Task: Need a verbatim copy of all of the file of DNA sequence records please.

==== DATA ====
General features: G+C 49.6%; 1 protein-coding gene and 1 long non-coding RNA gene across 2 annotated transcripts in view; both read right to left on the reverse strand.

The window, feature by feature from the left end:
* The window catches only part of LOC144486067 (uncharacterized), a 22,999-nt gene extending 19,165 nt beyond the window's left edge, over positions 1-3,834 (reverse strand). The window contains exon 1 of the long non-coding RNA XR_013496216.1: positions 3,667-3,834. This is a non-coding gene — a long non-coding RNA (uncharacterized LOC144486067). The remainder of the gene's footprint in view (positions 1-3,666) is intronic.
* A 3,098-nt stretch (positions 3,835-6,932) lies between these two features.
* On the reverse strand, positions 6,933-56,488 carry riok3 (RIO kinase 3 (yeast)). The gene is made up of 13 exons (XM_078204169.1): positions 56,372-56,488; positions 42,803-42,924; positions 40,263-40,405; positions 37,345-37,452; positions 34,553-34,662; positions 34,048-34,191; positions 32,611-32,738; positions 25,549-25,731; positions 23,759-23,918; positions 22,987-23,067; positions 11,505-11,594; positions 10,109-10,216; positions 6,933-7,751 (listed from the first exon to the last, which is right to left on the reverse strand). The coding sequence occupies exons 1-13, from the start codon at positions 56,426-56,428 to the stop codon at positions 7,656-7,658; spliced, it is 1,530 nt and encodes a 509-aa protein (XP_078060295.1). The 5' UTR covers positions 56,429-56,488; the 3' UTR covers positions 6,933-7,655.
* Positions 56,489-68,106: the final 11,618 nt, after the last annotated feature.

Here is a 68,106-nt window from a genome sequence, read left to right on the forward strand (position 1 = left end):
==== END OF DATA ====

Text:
General features: G+C 49.6%; 1 protein-coding gene and 1 long non-coding RNA gene across 2 annotated transcripts in view; both read right to left on the reverse strand.

The window, feature by feature from the left end:
* The window catches only part of LOC144486067 (uncharacterized), a 22,999-nt gene extending 19,165 nt beyond the window's left edge, over positions 1-3,834 (reverse strand). The window contains exon 1 of the long non-coding RNA XR_013496216.1: positions 3,667-3,834. This is a non-coding gene — a long non-coding RNA (uncharacterized LOC144486067). The remainder of the gene's footprint in view (positions 1-3,666) is intronic.
* A 3,098-nt stretch (positions 3,835-6,932) lies between these two features.
* On the reverse strand, positions 6,933-56,488 carry riok3 (RIO kinase 3 (yeast)). The gene is made up of 13 exons (XM_078204169.1): positions 56,372-56,488; positions 42,803-42,924; positions 40,263-40,405; positions 37,345-37,452; positions 34,553-34,662; positions 34,048-34,191; positions 32,611-32,738; positions 25,549-25,731; positions 23,759-23,918; positions 22,987-23,067; positions 11,505-11,594; positions 10,109-10,216; positions 6,933-7,751 (listed from the first exon to the last, which is right to left on the reverse strand). The coding sequence occupies exons 1-13, from the start codon at positions 56,426-56,428 to the stop codon at positions 7,656-7,658; spliced, it is 1,530 nt and encodes a 509-aa protein (XP_078060295.1). The 5' UTR covers positions 56,429-56,488; the 3' UTR covers positions 6,933-7,655.
* Positions 56,489-68,106: the final 11,618 nt, after the last annotated feature.

Here is a 68,106-nt window from a genome sequence, read left to right on the forward strand (position 1 = left end):